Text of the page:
Saratoga Rugby Club Grows, Seeks To Create Partnerships With Community Organizations

December 15, 2016

By Liz Witbeck

Saratoga Rugby Club is a nonprofit organization dedicated to providing rugby for people within the city. There are currently youth rugby teams for children 6 years old and up, competitive teams for high school and college students, and programs for adults.

It was founded in 2005 as a social organization. In a few years, the group has grown into a competitive program that now competes at Division 2 levels. This year, it held the Saratoga Collegiate Cup Sevens tournament.

With the growth of the organization, Eric Huss, vice president of the organization, has been interested in seeking out partnerships with community organizations.

“We are always looking for strategic partnerships. We want a partnership where we can both benefit from each other,” said Huss.

Julie & Co. is the latest company to sign on as a strategic partner with Saratoga Rugby Club. Lars Huss-Skladzinski and Katherine Nemer, both licensed real estate salespeople with Julie & Co, will be collaborating with Saratoga Rugby Club.

“Their brokerage is a perfect fit for our organization,” said Huss. “They are vested in our interest. It’s all about creating personal relationships with people. This partnership is going to make it easy to craft those relationships with Realtors.”

Saratoga Rugby Club already has some ideas planned for how they will collaborate with Julie & Co. Huss estimated that 100 or more of the members of the club are homeowners in the Saratoga Springs community that are looking to buy or sell a home. Julie & Co. will become the official Realtor, helping members with their brokerage needs and providing representation.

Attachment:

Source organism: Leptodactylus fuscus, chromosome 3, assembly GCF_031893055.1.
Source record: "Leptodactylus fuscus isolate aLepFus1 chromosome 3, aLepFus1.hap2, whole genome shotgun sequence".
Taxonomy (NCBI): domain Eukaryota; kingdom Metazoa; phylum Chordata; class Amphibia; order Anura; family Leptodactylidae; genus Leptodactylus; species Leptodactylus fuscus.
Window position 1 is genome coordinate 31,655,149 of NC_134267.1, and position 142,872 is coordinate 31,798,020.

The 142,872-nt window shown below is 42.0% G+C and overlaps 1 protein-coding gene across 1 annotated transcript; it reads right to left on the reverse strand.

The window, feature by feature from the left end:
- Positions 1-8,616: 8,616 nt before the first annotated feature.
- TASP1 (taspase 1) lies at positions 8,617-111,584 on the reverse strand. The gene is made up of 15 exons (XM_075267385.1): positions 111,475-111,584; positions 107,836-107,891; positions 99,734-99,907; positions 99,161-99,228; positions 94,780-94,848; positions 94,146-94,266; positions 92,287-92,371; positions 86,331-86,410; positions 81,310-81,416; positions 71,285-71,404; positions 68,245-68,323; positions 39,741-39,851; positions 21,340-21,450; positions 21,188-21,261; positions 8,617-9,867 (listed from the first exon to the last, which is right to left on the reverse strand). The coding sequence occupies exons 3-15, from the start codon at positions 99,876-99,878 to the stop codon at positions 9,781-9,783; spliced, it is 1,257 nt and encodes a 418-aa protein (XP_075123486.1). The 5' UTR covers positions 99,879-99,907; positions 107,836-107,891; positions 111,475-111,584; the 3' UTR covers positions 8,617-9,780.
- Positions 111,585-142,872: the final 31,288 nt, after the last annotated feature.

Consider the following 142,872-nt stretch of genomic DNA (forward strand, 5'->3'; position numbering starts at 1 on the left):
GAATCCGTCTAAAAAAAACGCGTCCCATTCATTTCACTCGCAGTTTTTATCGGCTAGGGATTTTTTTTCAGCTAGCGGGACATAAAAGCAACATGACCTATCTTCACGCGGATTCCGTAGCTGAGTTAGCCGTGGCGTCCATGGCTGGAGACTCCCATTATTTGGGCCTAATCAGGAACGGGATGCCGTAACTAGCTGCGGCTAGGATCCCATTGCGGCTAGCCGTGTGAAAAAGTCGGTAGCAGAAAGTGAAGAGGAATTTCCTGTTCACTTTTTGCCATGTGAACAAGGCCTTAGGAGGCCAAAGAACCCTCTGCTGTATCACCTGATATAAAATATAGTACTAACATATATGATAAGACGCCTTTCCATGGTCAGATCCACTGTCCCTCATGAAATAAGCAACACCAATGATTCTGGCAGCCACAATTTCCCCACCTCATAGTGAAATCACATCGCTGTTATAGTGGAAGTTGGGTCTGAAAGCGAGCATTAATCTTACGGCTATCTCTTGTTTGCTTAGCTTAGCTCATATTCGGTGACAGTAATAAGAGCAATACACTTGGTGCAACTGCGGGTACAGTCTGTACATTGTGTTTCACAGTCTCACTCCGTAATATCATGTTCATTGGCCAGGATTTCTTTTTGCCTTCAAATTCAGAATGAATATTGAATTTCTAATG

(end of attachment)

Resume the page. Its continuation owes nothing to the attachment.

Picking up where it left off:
There will also be exclusive events for the two businesses, advertising, and cross-promoting of each other’s events, said Huss.

The motto for Saratoga Rugby Club is “Leading Saratoga in Sporting Excellence” and Huss said strategic partnerships such as this one are the key to doing that.

Rugby is purported to be the fastest growing sport in the United States, with number of participants growing 350 percent from 2004 to 2011. Huss said several children joined rugby this year after seeing the sport featured in the Summer Olympics in Rio de Janeiro.

“We have rugby for anybody, up through retirement age,” said Huss.

“In a lot of other sports, it’s fractured,” said Huss. “Kids will go and play touch football for a while, then they leave and they find a different sport. We see people from kindergarten up through retiring age. There’s a lot of value in that as an organization.”

Youth rugby ended its schedule in November. High school and older programs start in the spring. For more information, visit

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